Are you looking to improve your hiring process? Looking to move beyond the traditional approach? Well, consider this an anti-guide of what not to do. Don’t do anything on this list, and you’re well on your way to running a modern, ethical hiring process.
Here’s how to make it painfully difficult to hire someone, in 15 easy steps!
Don't plan the hiring process or get your ducks in a row - just make it up as you go along. What are the steps of the process? What are they measuring? Who is responsible for them? How long will they take? What’s the cost? What feedback will the candidate receive? Don’t figure any of this - just wing it.
Create a generic job description that is just a laundry list of tools, many of which aren't needed and you don't even have. Ideally, dig up an ad that the last hiring manager used 4 years ago and just recycle that. For the love of God, do NOT put the salary on the job ad. Pay transparency? No Way José
Add old school requirements to your job ad like a bachelors degree (yes, that ACCY101 subject from 2008 is going to be essential for this senior product manager role). No in fact, let’s make that minimum ‘masters’ degree.
Don't give candidates any actual information they want to know before applying (who's in their team, day in the life of the role, how they'll be measured etc.). Keep your cards close to your chest and gradually reveal it as you go.
Get someone with no experience in the role to scan the CVs for a few seconds looking for buzzwords, and then reject anyone who doesn't fit what they were looking for
Blame the market conditions when you struggle to get candidates. ‘Unemployment is too low’, ‘Candidates are too picky’, ‘Big tech has moved in so they’re getting all the best candidates’. Yes it’s definitely those things, and it’s not your crap job.
If 6. fails, blame your recruiter for not delivering good candidates. ‘I just can’t understand why the 5 agencies we have on contingency just aren’t delivering.’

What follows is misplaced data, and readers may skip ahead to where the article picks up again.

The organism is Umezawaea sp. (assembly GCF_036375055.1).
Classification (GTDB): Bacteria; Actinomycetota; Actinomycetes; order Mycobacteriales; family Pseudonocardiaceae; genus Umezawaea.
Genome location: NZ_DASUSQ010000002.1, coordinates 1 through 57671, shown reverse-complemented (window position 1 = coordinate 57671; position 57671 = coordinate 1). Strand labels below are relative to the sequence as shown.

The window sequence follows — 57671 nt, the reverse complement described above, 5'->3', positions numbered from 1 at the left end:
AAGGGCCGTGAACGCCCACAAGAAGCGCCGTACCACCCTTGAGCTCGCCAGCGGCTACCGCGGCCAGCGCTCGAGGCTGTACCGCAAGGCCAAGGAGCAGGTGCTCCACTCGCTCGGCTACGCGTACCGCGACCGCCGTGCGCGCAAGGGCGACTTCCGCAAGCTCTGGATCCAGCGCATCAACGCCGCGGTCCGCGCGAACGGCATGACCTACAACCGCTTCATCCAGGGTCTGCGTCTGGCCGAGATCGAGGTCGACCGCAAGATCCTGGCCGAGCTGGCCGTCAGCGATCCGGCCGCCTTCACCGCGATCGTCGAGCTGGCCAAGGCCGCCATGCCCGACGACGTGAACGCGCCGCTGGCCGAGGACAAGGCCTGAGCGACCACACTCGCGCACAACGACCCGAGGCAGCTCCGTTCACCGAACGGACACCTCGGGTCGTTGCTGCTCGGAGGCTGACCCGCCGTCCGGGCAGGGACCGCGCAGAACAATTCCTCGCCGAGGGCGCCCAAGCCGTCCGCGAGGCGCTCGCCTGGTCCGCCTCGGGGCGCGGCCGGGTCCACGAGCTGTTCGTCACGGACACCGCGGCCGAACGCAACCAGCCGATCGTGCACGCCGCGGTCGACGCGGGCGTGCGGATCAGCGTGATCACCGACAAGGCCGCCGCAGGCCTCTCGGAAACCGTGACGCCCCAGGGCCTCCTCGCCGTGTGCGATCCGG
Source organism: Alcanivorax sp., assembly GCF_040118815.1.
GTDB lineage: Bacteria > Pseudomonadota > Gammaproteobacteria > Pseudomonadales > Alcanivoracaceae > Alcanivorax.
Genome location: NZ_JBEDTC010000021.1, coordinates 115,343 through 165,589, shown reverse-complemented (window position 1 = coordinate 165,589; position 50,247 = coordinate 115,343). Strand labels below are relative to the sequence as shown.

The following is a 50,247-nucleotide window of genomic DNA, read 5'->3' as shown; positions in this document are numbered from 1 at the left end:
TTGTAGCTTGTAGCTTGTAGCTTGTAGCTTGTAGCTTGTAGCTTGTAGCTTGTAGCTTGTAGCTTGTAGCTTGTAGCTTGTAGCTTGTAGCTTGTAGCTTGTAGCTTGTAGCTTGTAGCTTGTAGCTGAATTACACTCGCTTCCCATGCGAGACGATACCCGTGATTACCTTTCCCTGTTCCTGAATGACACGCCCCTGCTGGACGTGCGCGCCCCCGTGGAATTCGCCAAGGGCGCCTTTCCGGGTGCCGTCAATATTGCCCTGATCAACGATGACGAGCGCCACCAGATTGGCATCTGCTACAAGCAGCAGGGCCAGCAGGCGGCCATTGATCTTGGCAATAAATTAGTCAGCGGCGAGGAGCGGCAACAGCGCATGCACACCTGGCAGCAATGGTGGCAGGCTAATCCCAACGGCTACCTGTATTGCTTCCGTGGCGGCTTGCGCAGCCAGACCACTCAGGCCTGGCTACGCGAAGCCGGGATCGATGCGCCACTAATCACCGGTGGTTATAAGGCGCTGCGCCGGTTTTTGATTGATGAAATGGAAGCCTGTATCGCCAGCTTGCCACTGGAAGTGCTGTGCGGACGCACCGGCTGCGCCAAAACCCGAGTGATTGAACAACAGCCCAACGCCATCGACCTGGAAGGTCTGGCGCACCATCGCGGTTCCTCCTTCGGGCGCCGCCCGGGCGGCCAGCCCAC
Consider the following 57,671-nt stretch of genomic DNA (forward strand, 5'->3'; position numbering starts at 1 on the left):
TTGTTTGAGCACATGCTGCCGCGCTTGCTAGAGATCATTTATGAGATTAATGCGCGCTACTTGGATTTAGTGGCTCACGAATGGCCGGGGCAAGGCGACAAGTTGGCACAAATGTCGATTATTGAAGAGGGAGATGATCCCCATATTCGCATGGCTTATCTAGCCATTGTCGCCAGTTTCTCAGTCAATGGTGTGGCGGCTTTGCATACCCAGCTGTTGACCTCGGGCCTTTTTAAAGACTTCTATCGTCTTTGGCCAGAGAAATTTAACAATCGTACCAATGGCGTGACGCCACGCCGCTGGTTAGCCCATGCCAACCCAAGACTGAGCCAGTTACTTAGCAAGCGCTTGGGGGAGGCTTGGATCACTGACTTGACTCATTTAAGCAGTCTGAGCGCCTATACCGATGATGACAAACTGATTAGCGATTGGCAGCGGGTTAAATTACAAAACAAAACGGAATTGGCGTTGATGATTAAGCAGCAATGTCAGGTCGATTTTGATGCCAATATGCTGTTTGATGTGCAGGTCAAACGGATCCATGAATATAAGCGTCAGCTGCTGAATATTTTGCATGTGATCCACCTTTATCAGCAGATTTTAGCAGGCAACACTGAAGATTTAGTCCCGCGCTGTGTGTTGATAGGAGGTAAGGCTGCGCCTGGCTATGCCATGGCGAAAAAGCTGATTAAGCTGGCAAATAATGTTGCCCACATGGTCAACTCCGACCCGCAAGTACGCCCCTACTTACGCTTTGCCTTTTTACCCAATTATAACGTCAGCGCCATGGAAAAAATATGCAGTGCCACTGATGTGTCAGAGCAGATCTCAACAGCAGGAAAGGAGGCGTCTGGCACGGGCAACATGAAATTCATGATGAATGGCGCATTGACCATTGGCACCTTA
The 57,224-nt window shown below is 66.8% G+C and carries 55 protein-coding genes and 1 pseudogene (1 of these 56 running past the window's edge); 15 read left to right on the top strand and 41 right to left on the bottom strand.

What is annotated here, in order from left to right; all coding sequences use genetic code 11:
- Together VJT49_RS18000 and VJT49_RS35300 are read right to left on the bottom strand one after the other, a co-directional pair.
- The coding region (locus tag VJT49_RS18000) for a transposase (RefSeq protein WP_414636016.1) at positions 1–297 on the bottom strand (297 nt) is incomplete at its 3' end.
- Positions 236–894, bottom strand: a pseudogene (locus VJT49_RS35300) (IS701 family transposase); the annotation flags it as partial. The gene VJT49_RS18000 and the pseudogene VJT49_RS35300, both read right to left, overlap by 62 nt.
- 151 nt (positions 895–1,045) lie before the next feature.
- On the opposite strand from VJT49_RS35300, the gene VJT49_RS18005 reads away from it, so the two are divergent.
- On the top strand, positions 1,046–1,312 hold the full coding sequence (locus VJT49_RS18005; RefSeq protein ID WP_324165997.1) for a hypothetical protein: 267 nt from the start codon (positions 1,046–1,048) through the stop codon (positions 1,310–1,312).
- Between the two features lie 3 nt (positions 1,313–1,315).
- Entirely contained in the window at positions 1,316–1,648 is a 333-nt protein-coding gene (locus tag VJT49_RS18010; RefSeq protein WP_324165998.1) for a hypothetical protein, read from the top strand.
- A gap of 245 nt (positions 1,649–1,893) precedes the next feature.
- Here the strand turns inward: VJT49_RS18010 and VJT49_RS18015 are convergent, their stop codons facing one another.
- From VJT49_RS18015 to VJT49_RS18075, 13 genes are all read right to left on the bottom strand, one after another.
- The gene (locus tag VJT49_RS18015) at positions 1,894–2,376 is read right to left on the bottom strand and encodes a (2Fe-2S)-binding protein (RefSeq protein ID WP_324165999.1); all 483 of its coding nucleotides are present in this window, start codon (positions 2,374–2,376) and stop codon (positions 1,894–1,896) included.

Do unstructured interviews where each candidate is asked random different things, most of which have nothing really to do with the job, no right answer, no scoring rubric and the candidate performance is incomparable. +1 if the person asking the questions also has no idea themselves.
Don't like a candidate, but can't really say why? Just some vague notion that you don’t like them? Don't worry - just play your ultimate get-out-jail-card: 'Sorry, they're just not the right cultural fit'.
Ghost candidates post-interview without any feedback, especially if you have already promised to get ‘back to them by close of business at the latest’.
Finally get a candidate to offer-stage and lowball them. Go so, so low, because ‘negotiation’, that’s why.
Then ask them for a bunch of references as a tick-and-flick exercise - yes, it’s really important to know what their boss from 5 years ago at their part-time McDonalds job thought about their ‘ability to work in a team environment’.
Automate nothing - make sure every step is as manual as possible. Screening, interview scheduling, following up candidates, testing etc. Automation is evil - it’s much better to get that non-existent, nice, human touch.
Measure NOTHING - just use your gut and wing it, especially if your organisation is 'data-driven'. Please, please ignore all training you've had on bias - other people are biased, but not you.
Wrap it up by posting the ad on LinkedIn after 1 month of failure and say 'No recruiters please' because you definitely know best!
I wouldn't dream of hiring somebody in a technical role without doing that technical assessment because the number of times where I've had candidates either on paper on the CV, say, I'm a SQL expert or in an interview, saying, I'm brilliant at Excel, I'm brilliant at this. And you actually put them in front of a computer, say, do this task. And some people really struggle. So you have to have that technical assessment.
Mike Yates, The British Psychological Society (Head of Data & Analytics)